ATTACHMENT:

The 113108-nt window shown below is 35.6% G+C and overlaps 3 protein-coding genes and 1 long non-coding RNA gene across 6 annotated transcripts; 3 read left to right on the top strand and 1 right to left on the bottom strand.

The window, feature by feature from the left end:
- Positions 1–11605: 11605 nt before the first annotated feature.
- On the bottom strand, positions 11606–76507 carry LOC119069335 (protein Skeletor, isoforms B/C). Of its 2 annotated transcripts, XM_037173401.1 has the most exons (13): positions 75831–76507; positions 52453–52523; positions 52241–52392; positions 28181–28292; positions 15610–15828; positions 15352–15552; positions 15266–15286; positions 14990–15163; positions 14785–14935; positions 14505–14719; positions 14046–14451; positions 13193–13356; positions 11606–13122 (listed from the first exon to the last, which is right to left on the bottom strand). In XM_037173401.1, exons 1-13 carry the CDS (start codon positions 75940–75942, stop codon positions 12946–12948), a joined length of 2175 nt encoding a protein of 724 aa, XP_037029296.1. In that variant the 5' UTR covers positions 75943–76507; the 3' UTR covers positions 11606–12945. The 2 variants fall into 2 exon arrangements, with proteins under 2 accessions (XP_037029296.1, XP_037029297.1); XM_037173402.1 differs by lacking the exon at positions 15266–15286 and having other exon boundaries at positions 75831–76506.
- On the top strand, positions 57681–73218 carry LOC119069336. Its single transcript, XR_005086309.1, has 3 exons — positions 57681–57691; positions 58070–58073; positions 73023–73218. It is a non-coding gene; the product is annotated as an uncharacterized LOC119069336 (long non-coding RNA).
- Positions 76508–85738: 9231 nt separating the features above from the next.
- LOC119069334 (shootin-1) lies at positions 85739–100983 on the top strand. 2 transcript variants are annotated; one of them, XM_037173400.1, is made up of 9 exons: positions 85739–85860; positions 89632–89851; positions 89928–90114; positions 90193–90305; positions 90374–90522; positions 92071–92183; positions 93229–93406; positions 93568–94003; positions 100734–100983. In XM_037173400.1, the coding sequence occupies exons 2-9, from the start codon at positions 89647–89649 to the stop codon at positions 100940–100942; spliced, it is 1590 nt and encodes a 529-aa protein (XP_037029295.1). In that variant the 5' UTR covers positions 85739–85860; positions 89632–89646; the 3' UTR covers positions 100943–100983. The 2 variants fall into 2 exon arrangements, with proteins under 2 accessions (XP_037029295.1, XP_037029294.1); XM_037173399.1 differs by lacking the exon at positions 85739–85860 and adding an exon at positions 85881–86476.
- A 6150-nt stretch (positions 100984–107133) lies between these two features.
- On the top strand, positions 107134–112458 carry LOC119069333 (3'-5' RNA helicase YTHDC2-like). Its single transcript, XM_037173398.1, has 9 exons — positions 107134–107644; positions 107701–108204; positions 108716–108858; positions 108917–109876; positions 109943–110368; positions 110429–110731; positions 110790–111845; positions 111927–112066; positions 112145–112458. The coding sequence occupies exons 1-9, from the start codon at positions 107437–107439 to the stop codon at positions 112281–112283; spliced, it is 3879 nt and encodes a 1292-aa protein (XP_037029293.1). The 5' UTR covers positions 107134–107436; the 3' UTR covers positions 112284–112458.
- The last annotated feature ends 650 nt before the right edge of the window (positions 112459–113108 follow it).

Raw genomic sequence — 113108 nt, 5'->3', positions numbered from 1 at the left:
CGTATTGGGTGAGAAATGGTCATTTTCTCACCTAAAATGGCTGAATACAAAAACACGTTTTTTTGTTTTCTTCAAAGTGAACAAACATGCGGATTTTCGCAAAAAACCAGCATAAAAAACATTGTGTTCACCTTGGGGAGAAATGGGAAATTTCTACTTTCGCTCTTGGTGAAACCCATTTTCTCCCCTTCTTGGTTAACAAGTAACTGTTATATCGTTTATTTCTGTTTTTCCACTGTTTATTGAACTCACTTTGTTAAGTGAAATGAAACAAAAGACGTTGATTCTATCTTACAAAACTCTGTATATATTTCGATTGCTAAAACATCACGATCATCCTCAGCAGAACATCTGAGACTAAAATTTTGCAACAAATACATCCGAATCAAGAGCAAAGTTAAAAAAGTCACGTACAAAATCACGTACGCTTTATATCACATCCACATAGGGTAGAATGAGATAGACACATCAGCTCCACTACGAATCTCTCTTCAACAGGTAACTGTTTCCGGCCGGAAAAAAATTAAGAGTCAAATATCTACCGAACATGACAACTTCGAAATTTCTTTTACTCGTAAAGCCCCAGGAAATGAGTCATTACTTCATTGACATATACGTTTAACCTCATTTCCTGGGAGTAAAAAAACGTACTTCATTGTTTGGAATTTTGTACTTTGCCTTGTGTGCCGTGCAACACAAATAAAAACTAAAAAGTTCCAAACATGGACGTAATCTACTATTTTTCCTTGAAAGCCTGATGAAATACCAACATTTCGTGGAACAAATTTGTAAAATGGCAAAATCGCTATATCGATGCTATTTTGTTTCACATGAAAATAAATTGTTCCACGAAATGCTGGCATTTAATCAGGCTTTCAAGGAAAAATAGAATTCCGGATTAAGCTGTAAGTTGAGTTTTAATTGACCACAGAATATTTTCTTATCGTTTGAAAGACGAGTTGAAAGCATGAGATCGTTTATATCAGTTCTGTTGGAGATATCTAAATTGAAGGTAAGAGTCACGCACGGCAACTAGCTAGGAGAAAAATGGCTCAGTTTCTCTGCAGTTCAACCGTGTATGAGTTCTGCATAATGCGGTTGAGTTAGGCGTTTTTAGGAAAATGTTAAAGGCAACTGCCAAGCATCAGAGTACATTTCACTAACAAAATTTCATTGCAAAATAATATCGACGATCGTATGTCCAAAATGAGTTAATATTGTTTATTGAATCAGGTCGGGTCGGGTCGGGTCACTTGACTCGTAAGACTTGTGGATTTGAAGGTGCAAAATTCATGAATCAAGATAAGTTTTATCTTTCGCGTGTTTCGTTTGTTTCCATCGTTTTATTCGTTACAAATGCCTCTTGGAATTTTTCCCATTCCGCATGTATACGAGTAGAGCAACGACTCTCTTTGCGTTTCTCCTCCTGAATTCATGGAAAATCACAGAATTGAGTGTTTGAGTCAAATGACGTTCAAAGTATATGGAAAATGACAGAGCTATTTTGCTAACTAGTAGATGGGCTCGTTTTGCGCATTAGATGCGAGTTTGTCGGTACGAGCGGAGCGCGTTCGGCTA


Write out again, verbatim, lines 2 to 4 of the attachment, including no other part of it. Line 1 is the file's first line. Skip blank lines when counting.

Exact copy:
The window, feature by feature from the left end:
- Positions 1–11605: 11605 nt before the first annotated feature.
- On the bottom strand, positions 11606–76507 carry LOC119069335 (protein Skeletor, isoforms B/C). Of its 2 annotated transcripts, XM_037173401.1 has the most exons (13): positions 75831–76507; positions 52453–52523; positions 52241–52392; positions 28181–28292; positions 15610–15828; positions 15352–15552; positions 15266–15286; positions 14990–15163; positions 14785–14935; positions 14505–14719; positions 14046–14451; positions 13193–13356; positions 11606–13122 (listed from the first exon to the last, which is right to left on the bottom strand). In XM_037173401.1, exons 1-13 carry the CDS (start codon positions 75940–75942, stop codon positions 12946–12948), a joined length of 2175 nt encoding a protein of 724 aa, XP_037029296.1. In that variant the 5' UTR covers positions 75943–76507; the 3' UTR covers positions 11606–12945. The 2 variants fall into 2 exon arrangements, with proteins under 2 accessions (XP_037029296.1, XP_037029297.1); XM_037173402.1 differs by lacking the exon at positions 15266–15286 and having other exon boundaries at positions 75831–76506.